Clear Caulk vs White – Which One To Use?

Every house, especially those older ones, has various gaps and cracks, that need to be sealed to prevent water and air leakage.

Doing this will prevent further damage, but also increase the insulation levels in your home and make it more energy-efficient.

The easiest and the most practical way to fill in these gaps is by using caulk.

However, you’ve probably noticed that every home improvement store carries a variety of products for different types of caulking.

Needless to say, if you don’t use the proper type of caulk or do it improperly, this simple task can turn into a real nightmare.

The most common confusion among homeowners is whether to use clear or white caulk.

While each of these is very useful, they provide satisfactory results only when applied to particular areas.

Below, I’ll compare clear caulk vs white and explain when it’s best to use each of them.

Does Clear Caulk Go on White?

Before we compare clear and white caulk, I’ll address a common situation that often confuses homeowners when applying clear caulk.

If you’ve ever done caulking with clear caulk, you’ve probably noticed that. at some point, it may turn white.

This is particularly the case if you’re using caulk that contains latex. In most cases, this is nothing to be alarmed about.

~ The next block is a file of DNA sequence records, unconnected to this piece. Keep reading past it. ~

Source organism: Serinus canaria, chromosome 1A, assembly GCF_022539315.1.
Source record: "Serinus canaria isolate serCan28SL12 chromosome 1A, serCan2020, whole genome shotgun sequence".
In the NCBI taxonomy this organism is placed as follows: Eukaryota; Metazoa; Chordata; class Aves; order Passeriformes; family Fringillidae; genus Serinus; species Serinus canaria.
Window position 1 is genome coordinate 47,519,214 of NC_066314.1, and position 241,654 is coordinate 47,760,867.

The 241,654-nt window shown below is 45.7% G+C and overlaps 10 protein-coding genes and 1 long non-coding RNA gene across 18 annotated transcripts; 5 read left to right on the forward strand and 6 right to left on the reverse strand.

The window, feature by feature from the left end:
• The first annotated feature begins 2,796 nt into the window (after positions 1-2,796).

During the caulk’s drying process, the structure of latex will change. As a result, the caulk will go from transparent to white at some point during curing.

However, if you wait for the caulk to properly dry off, it will turn clear again and keep that appearance.

This happens when the caulk is applied to a properly prepared, dry, and clean surface.

However, sometimes, clear caulk turning white may point to some issues you’ll need to deal with.

Below is the list of the most common of those issues.


Clear caulk turning white may sometimes indicate that the surface you’re applying the caulk to is not completely dry.

This means that there is moisture trapped between the caulk and the surface. It prevents the caulk from fully curing and regaining its clear appearance.

Commonly, this may happen when you’re applying caulk to surfaces in bathrooms or kitchens.

The best thing to do here is to remove the caulk, properly clean and dry the surface, and apply the caulk again.

Expired Caulk

This is the most easily preventable reason for clear caulk turning white.

If you’re using caulk that is expired, it may not become active on the surface and cure properly, even if the surface is completely dry.

To prevent this, always use new clear caulk for any project and carefully check the expiration date.

This will save you the daunting work of removing the expired caulk and recaulking.

Poor Environment

Sometimes, clear caulk can go on white, even if you’ve done everything to properly prepare the working surface.

In some cases, the room itself will be too humid, hot, and poorly ventilated to allow the caulk to dry properly and become clear again.

When To Use Clear Caulk?

Due to its transparency, clear caulk is suitable for use in areas where you want to preserve the original appearance and have no intention of applying another coat of paint.